Inspections, Compliance, Enforcement, and Criminal Investigations
Youth Light 2010 Inc 18-Nov-02
Department of Health and Human Services
Public Health Service
555 Winderley PI., Ste. 200
VIA CERTIFIED MAIL
November 18, 2002
William Donaldson, President
Youth Light 2010, Inc,.
150 E. Sample Road
Pompano Beach, Florida 33064
Dear Mr. Donaldson
We are writing to you because during an inspection of your establishment located in Pompano Beach, Florida on July 10-16, 2002, Food and Drug Administration (FDA) investigators Michelle S. Dunaway and Prince Brown determined that your establishment is a specification developer and distributor of the Youth Light 2010 Intense Pulse Light System. As a specification developer, you are considered to be a manufacturer in accordance with Title 21, Code of Federal Regulations (CFR), Section 807.20(a)(1).
Under a United States law, the Federal Food, Drug, and Cosmetic Act (the Act), the Youth Light 2010 is considered to be a medical device because it is intended to be used to diagnose or treat a medical condition or to affect the structure or function of the body. The law requires that manufacturers of medical devices obtain marketing clearance for their products from the FDA before they may offer them for sale. This helps protect the public heath by ensuring that newly introduced medical devices are safe and effective or substantially equivalent to other devices already legally marketed in this country.
The inspection determined that you promote and distribute the Youth Light 2010 device for structure/function claims including the treatment of wrinkles, lines and folds, age spots and sun damage, coarse skin and large pores, and for the promotion of collagen production.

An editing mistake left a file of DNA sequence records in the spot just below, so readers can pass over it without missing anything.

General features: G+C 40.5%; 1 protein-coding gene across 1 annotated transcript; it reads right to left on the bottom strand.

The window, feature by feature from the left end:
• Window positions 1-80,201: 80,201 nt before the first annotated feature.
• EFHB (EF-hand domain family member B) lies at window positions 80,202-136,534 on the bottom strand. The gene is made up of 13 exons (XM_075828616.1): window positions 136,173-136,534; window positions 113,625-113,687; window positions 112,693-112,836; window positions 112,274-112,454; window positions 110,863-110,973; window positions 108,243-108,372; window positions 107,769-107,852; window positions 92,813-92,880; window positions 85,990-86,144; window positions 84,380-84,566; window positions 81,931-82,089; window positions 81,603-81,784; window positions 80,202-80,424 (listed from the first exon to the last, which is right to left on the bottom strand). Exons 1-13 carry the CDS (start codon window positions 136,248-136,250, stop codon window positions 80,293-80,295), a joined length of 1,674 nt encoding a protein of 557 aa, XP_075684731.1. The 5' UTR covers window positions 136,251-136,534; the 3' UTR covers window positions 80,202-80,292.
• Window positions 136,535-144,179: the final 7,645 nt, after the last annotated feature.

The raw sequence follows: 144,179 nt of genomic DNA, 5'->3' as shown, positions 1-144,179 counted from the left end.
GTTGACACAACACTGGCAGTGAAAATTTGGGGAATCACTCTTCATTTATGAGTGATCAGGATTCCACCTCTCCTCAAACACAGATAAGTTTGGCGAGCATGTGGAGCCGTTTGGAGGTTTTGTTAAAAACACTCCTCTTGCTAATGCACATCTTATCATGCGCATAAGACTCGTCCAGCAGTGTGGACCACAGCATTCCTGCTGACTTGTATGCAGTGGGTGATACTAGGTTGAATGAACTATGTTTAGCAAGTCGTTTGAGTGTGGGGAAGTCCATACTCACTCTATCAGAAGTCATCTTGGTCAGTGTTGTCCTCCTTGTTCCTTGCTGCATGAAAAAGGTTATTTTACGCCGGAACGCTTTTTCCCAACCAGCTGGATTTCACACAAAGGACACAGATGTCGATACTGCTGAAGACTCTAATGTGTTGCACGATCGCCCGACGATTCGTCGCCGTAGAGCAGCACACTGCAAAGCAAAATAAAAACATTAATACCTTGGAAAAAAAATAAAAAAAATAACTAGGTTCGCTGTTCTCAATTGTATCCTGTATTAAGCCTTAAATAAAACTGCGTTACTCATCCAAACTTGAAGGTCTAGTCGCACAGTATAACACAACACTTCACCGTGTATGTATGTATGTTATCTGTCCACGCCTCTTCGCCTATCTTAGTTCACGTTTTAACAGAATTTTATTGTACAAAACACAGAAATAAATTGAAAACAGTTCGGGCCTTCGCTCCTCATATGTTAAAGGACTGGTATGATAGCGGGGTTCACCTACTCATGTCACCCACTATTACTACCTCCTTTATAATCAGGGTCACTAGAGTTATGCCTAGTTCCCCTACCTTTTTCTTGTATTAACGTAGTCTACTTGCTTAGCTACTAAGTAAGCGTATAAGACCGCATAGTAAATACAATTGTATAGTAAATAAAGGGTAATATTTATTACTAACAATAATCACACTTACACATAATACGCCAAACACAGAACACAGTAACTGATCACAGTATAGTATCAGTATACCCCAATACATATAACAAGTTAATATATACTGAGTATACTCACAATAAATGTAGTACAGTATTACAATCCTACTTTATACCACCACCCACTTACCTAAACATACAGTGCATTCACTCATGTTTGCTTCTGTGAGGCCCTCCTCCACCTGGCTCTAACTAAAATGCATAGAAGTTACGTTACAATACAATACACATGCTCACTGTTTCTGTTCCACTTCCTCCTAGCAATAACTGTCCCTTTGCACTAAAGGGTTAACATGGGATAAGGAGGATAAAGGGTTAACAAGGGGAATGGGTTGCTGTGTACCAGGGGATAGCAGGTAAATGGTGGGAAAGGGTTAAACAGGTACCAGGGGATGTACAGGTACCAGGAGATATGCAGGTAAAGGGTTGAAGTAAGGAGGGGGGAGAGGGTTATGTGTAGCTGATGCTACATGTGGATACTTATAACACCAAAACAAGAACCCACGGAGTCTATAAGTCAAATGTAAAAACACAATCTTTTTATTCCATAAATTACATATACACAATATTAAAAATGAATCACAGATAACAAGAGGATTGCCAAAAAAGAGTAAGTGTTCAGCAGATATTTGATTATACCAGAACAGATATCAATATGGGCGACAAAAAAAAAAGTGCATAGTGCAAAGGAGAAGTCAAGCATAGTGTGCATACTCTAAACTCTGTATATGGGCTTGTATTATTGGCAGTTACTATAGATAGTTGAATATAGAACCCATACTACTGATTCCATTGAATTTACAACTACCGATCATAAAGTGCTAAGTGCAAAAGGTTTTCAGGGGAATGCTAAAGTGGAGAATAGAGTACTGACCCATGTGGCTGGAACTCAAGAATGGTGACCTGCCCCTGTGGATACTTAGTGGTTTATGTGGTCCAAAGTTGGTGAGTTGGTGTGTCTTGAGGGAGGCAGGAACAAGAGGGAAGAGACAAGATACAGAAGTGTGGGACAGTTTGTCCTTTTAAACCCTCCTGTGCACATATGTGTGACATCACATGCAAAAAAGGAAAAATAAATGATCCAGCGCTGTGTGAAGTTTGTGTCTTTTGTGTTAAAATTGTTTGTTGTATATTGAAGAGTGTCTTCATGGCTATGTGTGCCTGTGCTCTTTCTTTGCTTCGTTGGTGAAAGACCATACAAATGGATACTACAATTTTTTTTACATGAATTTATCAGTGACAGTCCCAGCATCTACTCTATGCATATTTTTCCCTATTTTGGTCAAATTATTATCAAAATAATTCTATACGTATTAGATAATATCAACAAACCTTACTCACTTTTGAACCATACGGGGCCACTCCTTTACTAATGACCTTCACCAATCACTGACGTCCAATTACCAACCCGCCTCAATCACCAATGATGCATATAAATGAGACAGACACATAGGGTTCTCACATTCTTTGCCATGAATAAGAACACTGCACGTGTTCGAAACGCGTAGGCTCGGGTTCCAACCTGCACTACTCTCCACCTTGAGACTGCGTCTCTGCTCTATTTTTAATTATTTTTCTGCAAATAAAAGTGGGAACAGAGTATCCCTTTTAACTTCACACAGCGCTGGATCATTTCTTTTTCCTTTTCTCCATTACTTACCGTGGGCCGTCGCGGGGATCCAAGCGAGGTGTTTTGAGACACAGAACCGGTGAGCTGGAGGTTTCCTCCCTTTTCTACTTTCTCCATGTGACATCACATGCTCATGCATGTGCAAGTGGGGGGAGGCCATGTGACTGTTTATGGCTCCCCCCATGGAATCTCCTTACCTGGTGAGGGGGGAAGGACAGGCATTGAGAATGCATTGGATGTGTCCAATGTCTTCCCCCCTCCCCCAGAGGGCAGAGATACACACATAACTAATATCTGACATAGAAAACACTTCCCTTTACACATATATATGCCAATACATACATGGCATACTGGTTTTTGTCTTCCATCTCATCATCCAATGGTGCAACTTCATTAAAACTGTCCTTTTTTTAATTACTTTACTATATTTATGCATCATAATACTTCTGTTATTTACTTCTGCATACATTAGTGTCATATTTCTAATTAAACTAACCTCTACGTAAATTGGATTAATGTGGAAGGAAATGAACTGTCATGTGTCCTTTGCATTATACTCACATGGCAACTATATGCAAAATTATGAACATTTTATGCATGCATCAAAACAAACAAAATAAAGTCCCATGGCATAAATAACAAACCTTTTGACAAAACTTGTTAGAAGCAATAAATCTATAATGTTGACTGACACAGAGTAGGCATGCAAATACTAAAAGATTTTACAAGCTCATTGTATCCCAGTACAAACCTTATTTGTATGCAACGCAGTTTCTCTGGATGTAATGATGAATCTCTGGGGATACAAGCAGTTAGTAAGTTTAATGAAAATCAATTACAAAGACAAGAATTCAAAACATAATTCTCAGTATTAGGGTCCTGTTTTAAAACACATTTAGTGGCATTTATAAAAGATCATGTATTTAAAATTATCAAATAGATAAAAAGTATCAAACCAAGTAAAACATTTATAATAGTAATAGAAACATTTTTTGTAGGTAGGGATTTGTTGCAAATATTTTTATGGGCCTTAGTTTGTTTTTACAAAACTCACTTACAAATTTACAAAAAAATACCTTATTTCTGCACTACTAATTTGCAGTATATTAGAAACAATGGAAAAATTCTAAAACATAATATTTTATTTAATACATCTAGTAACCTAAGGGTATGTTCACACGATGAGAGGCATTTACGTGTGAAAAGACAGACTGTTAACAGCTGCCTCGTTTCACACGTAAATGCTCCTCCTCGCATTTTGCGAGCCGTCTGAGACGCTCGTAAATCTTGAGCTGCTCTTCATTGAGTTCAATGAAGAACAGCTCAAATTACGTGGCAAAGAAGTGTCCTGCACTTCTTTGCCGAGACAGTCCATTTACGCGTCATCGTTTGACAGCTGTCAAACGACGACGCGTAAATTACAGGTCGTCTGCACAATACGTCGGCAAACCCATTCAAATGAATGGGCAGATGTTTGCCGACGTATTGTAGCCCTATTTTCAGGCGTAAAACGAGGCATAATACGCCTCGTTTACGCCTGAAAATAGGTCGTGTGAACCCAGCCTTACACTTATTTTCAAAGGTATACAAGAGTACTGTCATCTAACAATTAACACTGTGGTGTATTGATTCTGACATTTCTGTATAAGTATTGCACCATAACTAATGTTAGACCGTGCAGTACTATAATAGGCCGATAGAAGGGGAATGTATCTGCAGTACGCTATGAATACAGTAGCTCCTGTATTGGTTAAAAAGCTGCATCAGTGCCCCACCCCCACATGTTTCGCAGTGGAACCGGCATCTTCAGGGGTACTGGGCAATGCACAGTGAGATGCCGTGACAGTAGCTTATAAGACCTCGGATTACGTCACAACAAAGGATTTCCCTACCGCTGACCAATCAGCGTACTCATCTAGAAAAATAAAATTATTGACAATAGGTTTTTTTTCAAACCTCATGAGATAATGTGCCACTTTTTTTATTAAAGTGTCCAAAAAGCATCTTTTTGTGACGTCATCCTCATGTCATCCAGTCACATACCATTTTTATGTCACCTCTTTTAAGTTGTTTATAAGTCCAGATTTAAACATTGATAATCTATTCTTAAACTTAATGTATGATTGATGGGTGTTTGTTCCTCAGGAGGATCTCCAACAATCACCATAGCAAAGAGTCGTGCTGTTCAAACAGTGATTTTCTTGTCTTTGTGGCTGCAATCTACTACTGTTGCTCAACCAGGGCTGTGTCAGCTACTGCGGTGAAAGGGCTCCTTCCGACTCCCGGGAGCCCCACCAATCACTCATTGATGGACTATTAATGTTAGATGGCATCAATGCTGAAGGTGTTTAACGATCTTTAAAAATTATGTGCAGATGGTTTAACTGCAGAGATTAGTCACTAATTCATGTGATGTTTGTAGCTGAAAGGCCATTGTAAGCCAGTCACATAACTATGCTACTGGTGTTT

Our records do not show that you obtained marketing clearance before you began offering your product for safe. The kind of information you need to submit in order to obtain this clearance is described on FDA's medical device website at .http://www.fda.gov/cdrh/devadvice. FDA will evaluate this information and decide whether your product maybe legally marketed
Be cause you do not have marketing clearance from the FDA, marketing your product is a violation of the law. In legal terms, the product is adulterated under section 501(f)(1)(B) and misbranded under section 502(o) of the Act. Your product is misbranded under the Act because you did not submit a section 510(k) premarket notification that shows your device is substantially equivalent to other devices that are legally marketed.
Until you submit a section 510(k) premarket notification and FDA reviews it and notifies you that you may market your device, your product is also adulterated under the Act because the law requires, and you do not have, an approved premarket approval application that shows your device is safe and effective.
The above-stated inspection revealed that the device is adulterated under Section 501(h) of the Act, in that the methods used in, or the facilities or controls used for manufacturing, packing, storage, or installation are not in conformance with the current Good Manufacturing Practice (CGMP) requirements of the Quality System Regulation.
1. Your firm's management with executive responsibility failed to establish its policy and objectives for, and commitment to, quality as required by 21 CFR 820.20(a),(c), and (e). For example, you do not have any written procedures documenting any of your firm's management activities and no quality audits or management reviews have been conducted (FDA 483, Item #11, 2, and 13).